Problem-Solving Skills

The analytical skills above allow you to identify problems with conceptual clarity. This in itself puts you well on the path to solving them. But philosophy also gives you an additional edge in solving these problems. What is somewhat unique to philosophy is that it encourages two key mental traits that are rare to find together:

  • It encourages rigorous and logical thought: In order to do philosophy, you will have to think in a systematic and ordered manner. There is, simply put, no other way to succeed at philosophical endeavours.
  • It cultivating outside-the-box thinking: Philosophy exhorts us to challenge assumptions we typically take for granted. This forces us to think about matters in new ways, which encourages creativity, lateral thinking, and independency of thought. A philosophy graduate is less likely to follow group-think, and more likely to forge his or her own intellectual path. Philosophy trains you not to take what you are told for granted, but to constantly question, which in turn encourages novel thinking.

Put together, these two skills are a potent mix, ensuring that one is well-equipped to solve problems of almost any kind.

Communication Skills

Not only does philosophy help you analyse and solve problems, but it helps you present these accomplishments to others clearly and concisely. A philosophy degree demands a tremendous degree of clarity, whether written (e.g. essays) or spoken (e.g. presentations). Writing a confusing or unclear essay is a fast and easy way to do badly in your philosophy courses. Philosophy forces you to state extremely complex ideas with a multiplicity of moving parts in clear prose.

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All this is well and good, but where’s the evidence, I hear you ask? Quantifying the above skills is a difficult task, but what I can say is that philosophy graduates consistently outperform other degrees when it comes to assessments such as the Graduate Record Examinations (or GRE) and the Law School Admissions Test (or LSAT). With respect to the GRE, philosophy majors top verbal and analytical writing sections. (Unsurprisingly, math majors top the math section). Overall, philosophers did best in the GRE of all subject majors. This is consistent throughout the various years, and not a one-off statistical anomaly. See the following:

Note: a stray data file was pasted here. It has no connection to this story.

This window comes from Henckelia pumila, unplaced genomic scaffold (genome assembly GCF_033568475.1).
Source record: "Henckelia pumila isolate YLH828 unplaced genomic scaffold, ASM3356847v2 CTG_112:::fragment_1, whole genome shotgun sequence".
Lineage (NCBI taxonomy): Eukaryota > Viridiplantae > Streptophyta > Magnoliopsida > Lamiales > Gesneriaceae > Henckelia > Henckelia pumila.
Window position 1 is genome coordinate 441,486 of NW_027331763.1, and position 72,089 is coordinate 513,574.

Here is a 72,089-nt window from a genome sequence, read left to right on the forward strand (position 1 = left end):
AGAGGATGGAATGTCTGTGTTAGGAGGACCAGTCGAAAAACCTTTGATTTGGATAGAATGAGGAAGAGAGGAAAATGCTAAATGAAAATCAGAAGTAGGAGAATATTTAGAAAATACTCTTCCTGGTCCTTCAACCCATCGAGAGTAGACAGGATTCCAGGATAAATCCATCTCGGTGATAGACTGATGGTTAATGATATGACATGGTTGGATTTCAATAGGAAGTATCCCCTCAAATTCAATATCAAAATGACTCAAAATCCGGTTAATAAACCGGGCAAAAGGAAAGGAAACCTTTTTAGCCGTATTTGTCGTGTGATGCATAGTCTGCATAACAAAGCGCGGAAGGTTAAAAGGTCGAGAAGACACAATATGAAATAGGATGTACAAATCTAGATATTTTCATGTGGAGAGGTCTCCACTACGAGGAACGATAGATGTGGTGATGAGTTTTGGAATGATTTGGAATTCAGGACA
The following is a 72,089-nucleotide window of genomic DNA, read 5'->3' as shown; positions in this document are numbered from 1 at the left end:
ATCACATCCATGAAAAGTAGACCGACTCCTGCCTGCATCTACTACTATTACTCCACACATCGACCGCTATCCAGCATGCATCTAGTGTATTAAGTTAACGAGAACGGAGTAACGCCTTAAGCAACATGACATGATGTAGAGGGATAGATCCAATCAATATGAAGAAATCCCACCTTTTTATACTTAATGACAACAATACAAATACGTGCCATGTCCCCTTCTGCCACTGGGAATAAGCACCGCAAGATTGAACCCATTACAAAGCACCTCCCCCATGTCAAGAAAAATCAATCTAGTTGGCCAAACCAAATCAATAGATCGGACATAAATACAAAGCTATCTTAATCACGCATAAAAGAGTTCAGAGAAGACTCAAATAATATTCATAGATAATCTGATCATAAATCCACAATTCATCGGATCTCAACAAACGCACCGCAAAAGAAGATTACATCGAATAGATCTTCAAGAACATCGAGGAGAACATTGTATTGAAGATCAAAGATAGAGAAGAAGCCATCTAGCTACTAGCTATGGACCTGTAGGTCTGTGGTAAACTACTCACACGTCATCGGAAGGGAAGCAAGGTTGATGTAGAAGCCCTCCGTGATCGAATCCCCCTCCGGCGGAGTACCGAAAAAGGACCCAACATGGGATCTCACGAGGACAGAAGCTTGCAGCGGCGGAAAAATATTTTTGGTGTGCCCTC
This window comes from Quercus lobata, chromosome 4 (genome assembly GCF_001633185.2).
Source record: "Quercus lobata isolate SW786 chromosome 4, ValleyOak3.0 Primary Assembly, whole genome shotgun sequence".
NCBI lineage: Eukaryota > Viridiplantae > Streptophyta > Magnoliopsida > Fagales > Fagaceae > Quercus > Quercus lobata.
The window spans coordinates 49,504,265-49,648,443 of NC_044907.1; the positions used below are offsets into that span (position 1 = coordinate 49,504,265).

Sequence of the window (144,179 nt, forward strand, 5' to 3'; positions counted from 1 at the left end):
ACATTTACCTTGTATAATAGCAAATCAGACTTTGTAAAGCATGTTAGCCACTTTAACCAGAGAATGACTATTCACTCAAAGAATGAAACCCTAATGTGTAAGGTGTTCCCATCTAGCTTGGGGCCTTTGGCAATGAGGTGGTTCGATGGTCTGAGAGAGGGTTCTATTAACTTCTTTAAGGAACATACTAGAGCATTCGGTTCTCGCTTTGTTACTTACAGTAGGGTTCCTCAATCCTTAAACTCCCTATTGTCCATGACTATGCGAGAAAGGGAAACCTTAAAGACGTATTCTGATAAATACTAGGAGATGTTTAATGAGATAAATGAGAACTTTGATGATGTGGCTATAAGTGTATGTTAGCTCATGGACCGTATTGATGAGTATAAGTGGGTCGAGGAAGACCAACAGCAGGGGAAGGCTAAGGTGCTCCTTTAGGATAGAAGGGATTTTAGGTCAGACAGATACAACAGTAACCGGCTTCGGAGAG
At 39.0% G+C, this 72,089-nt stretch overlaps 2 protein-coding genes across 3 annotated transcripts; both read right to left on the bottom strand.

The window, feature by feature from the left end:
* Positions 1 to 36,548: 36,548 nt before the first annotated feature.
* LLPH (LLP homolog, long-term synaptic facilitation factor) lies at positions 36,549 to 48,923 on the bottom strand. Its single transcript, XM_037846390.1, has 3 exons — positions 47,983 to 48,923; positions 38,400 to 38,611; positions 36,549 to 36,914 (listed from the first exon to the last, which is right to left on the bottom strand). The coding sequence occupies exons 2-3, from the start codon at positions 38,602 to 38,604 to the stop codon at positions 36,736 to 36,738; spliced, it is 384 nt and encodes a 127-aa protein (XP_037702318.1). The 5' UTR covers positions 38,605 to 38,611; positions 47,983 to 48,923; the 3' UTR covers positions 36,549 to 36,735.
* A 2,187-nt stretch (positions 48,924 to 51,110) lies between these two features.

Philosophy graduates also do amazingly on the LSAT, and have the highest admissions rate of all disciplines to law schools in the US:


And this is something employers recognise and reward, as seen from the fact that philosophy graduates tie with mathematics graduates for having the highest percentage increase in salary from starting to midcareer salary:


All in all, the stereotype that philosophy graduates find it difficult to gain meaningful employment is, like all stereotypes, a lazy and misguided one. If you are interested in philosophy, please pursue it – not in spite of your employment prospects, but because of them. For more write-ups on the employability of philosophy graduates in the news, see the following:






Dr. Qu Hsueh Ming